Orders of the Day — Home Affairs and Transport — 23 Nov 2006 at 17:45
George Osborne MP, Tatton voted in the minority (Aye).
I beg to move, as an amendment to the Address, at the end of the Question to add:
'but humbly regret that the Gracious Speech contains no measures enabling the Government to fulfil its commitments to the people of the UK on their security, public services and the quality of their daily lives; further regret the absence of proposals to permit telephone intercepts and post-charge interviews to be introduced as evidence in order to strengthen the Government's ability to prosecute those involved in terrorism, or to tackle rising violent crime, overcrowded prisons and the mismanagement of dangerous offenders; welcome those measures which will deliver additional public protection in practice but deplore proposals such as the removal of trial by jury and the circumvention of the criminal justice system which will be costly, counter-productive and which will undermine democracy and the rule of law; and further regret the absence from the Gracious Speech of plans to police the road network more effectively, to catch more drivers without insurance, road tax or appropriate licences, to encourage motorists to choose cars with lower carbon dioxide emissions, to tackle the competitive problems faced by British hauliers or to deal with the gridlock on the roads and the overcrowding on the railways and on public transport systems in cities.'.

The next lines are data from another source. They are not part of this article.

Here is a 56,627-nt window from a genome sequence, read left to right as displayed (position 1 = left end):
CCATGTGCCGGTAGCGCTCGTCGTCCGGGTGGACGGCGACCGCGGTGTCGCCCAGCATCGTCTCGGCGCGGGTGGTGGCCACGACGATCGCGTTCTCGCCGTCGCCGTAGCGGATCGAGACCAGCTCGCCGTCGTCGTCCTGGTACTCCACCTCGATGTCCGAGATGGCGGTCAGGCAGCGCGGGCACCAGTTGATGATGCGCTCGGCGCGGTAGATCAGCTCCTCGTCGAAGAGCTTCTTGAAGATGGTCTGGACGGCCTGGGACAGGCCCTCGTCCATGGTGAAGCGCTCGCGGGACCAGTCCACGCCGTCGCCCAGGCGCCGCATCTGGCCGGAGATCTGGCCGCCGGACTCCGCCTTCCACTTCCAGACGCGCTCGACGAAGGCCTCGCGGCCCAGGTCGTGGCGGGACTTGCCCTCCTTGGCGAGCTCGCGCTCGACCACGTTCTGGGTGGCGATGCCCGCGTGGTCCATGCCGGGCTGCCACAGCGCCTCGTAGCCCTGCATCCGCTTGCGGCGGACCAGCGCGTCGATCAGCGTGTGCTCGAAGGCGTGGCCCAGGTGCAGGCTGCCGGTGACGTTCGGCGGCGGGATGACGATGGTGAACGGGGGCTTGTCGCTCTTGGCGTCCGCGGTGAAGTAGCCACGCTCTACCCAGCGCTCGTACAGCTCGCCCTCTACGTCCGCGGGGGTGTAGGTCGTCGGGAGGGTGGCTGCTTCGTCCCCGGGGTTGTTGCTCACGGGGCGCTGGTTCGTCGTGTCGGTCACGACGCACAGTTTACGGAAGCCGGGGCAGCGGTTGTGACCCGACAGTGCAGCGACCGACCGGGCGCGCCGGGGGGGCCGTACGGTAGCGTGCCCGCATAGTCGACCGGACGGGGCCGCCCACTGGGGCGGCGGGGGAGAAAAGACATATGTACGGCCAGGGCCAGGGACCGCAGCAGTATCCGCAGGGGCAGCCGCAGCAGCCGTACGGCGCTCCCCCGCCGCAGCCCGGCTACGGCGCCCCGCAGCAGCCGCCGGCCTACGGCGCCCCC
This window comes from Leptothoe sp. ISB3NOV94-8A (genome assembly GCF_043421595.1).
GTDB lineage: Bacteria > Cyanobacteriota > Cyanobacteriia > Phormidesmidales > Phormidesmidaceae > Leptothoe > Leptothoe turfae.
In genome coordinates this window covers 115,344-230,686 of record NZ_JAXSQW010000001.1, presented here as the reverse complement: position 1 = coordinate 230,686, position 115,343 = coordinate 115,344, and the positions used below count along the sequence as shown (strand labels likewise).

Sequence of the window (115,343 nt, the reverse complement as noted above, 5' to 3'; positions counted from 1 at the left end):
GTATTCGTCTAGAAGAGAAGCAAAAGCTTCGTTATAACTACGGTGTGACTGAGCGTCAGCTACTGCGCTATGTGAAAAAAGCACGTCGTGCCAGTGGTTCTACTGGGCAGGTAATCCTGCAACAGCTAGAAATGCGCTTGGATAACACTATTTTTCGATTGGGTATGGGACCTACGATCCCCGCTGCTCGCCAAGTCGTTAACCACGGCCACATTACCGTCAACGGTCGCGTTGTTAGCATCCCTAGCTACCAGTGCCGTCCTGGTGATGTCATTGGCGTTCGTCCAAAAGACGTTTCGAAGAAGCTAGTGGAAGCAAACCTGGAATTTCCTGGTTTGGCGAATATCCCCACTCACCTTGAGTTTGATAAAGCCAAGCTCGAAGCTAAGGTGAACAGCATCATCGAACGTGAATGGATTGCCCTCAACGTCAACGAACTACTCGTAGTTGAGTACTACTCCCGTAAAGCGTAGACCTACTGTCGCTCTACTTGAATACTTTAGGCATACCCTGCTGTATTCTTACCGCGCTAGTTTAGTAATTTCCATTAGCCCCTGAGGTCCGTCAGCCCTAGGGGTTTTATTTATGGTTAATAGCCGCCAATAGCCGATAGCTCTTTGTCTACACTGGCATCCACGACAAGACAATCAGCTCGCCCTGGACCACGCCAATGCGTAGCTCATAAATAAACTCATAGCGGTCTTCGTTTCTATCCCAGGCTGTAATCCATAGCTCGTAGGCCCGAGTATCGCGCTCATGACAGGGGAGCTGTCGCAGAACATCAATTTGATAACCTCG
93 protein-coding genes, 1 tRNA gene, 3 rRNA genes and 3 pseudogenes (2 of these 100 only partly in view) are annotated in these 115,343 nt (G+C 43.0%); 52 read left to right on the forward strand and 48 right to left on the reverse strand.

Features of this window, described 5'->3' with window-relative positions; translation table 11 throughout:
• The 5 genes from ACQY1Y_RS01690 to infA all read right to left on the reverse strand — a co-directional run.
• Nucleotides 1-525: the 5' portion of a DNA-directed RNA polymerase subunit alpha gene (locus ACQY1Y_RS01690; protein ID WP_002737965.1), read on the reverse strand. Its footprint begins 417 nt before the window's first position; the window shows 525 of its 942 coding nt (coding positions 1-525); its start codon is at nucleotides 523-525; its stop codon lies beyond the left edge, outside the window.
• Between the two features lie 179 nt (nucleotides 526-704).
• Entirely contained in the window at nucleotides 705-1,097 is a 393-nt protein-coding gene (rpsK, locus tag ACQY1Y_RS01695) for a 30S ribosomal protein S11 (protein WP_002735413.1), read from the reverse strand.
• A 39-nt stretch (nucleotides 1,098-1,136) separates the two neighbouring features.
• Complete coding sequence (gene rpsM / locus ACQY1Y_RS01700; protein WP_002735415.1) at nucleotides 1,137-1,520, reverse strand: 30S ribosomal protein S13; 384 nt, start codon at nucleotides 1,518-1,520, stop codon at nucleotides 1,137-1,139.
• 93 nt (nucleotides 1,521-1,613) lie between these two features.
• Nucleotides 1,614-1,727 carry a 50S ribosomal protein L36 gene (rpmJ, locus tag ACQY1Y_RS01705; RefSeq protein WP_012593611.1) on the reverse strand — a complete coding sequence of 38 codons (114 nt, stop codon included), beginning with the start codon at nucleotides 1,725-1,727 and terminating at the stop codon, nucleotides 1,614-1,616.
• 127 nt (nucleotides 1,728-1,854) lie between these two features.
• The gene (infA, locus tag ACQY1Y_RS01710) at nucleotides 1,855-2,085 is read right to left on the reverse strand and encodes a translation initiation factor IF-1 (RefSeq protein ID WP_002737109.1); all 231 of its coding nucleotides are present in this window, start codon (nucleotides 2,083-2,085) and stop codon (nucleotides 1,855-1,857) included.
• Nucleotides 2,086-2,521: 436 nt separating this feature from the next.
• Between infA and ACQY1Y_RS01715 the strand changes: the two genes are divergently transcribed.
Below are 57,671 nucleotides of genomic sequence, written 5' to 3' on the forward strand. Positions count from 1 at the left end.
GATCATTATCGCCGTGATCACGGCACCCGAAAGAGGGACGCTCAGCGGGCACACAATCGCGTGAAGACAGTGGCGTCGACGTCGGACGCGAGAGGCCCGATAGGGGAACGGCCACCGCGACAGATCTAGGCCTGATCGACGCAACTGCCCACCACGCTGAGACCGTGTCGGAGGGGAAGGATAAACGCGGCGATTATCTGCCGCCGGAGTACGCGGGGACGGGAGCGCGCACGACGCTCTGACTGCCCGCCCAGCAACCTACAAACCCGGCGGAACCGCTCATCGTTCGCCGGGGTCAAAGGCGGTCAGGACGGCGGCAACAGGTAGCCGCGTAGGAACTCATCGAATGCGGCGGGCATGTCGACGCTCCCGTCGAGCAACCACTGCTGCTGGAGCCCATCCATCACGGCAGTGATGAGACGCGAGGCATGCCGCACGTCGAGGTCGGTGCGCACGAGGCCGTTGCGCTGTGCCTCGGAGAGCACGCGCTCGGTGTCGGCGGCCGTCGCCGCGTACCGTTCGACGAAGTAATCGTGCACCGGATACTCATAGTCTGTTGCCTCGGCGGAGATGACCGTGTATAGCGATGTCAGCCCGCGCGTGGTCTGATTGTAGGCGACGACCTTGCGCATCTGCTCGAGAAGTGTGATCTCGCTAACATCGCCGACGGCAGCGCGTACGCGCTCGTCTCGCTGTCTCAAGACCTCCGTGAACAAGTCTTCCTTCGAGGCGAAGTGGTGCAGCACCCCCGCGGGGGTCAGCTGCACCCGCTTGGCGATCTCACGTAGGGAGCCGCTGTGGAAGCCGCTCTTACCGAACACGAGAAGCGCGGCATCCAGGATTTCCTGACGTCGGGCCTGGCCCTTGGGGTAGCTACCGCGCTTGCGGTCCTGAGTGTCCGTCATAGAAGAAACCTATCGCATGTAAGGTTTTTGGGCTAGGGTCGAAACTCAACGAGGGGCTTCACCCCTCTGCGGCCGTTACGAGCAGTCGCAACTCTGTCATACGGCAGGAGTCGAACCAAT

Question put, That the amendment be made:-
The House divided: Ayes 190, Noes 263.
Votes by party, red entries are votes against the majority for that party.
What are Boths? An MP can vote both aye and no in the same division. The boths page explains this.
What is Turnout? This is measured against the total membership of the party at the time of the vote.
|Party||Majority (No)||Minority (Aye)||Both||Turnout|
|Con||0||146 (+2 tell)||0||75.5%|
|Lab||264 (+2 tell)||0||0||75.6%|